Celebrating Black Music Month 2011 - Part 4
June 28, 2011
For the fourth and final chapter in our current series for Black Music Month 2011, we want to focus on African-American composers. They composed all types of music that have made and are still making a difference.
Before the 20th century, many African-American composers had to go to Europe to pursue their musical careers because of the prejudice that existed in the U.S. Of the many composers we have chosen a few select examples to share with you.
The first is Joseph Boulogne, Chevalier de Saint-George. Born in Guadeloupe to a wealthy planter and an African slave, Boulogne Saint-Georges and his family moved to Paris in 1753. Along with being trained in composition and violin he was also a fencer, which earned him the title of Chevalier at age 19. He went on to emerge as one of Paris' most gifted musicians, composers, conductors and violinists. He would have been music director of the Paris Opera, but his appointment was blocked by a small group of leading ladies who refused to "submit to the orders of a mulatto."
Despite that, he went on to become widely regarded as one of the best orchestra conductors in Europe during the period when he was the conductor of Le Concert Des Amateurs during the period between 1773 -1781. Chevalier de Saint-George composed and performed a dozen violin concertos and at least ten symphonies. He became known as "The Black Mozart."
African-American composers have a long history in the classics, but many of their contributions are been little known. One prime example is our second composer: Scott Joplin, who was largely forgotten until the ragtime revival of the '70s, but is now one of the best-known and well-loved composers of all time. He received little artistic acknowledgement during a lifetime that was plagued by romantic and personal problems. He also had little financial success. His music is more notable for its wit and light-hearted charm. While known primarily for his piano rags, Joplin put considerable energy into larger-scare works, particularly a ballet and two operas. In 1976, posthumously Joplin received a Pulitzer Prize in recognition of his contribution to American music. He was the first African-American to be so honored.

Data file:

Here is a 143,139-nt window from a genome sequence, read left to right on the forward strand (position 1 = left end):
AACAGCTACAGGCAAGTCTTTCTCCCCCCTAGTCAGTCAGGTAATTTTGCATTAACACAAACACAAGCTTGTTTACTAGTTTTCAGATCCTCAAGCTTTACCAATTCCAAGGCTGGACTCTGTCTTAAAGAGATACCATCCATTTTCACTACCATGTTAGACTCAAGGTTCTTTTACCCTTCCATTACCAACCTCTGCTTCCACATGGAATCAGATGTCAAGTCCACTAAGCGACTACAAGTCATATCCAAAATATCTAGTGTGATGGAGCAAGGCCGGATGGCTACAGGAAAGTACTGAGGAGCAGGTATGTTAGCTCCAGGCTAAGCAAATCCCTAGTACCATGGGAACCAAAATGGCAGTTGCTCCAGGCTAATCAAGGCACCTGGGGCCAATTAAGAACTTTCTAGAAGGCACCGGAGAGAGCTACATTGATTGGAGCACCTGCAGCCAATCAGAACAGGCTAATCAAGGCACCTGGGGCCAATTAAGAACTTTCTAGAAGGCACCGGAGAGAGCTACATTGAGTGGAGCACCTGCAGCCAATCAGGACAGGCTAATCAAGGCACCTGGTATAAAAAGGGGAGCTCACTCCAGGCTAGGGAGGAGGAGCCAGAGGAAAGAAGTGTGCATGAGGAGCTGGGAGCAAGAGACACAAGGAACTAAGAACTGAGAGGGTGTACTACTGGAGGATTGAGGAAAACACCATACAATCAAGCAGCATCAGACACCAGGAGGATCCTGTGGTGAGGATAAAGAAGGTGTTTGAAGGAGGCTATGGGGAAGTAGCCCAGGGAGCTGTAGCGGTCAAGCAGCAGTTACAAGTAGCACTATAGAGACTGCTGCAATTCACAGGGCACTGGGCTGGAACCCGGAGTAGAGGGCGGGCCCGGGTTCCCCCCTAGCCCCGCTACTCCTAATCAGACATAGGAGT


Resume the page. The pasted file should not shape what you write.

Many people are not aware of the contributions female African-American composers have made. One such woman is our third composer, Florence Price, who achieved a remarkable level of success as a composer. She faced tremendous obstacles as a woman of color in a field dominated by white men. Price was raised in Arkansas, played piano and organ and had her first composition published when she was just 11 years old. She went on to study at the New England Conservatory of Music finally settling in Chicago. There she became a teacher and theater organizer.
She also wrote popular songs and pedagogical materials for piano. Many groups, including the U.S. Marine Band, contralto Marian Anderson and soprano Blanche Thebom, performed her music. She also received a commission from Sir John Barbirolli. The Chicago Symphony performed her third symphony in 1933, marking the first time a major American orchestra performed music composed by an African-American woman.
As we continue with our current series for Black Music Month 2011, this time we want to focus on one man whose life and music has made, and is still making, a difference -- Quincy Jones. Quincy Jones has been many things to many people. He is a musician, producer, composer and mentor. He has not only kept pace with music's always changing face, but carved a few paths of his own. Quincy studied trumpet as a youngster, studied at the prestigious Berklee College of Music in Boston and toured with the legendary Lionel Hampton. By the time he was in his early 20s, he was arranging and recording for Sarah Vaughn, Ray Charles, Count Basie, Duke Ellington, Big Maybelle, Dinah Washington, Julian "Cannonball" Adderley and LaVern Baker.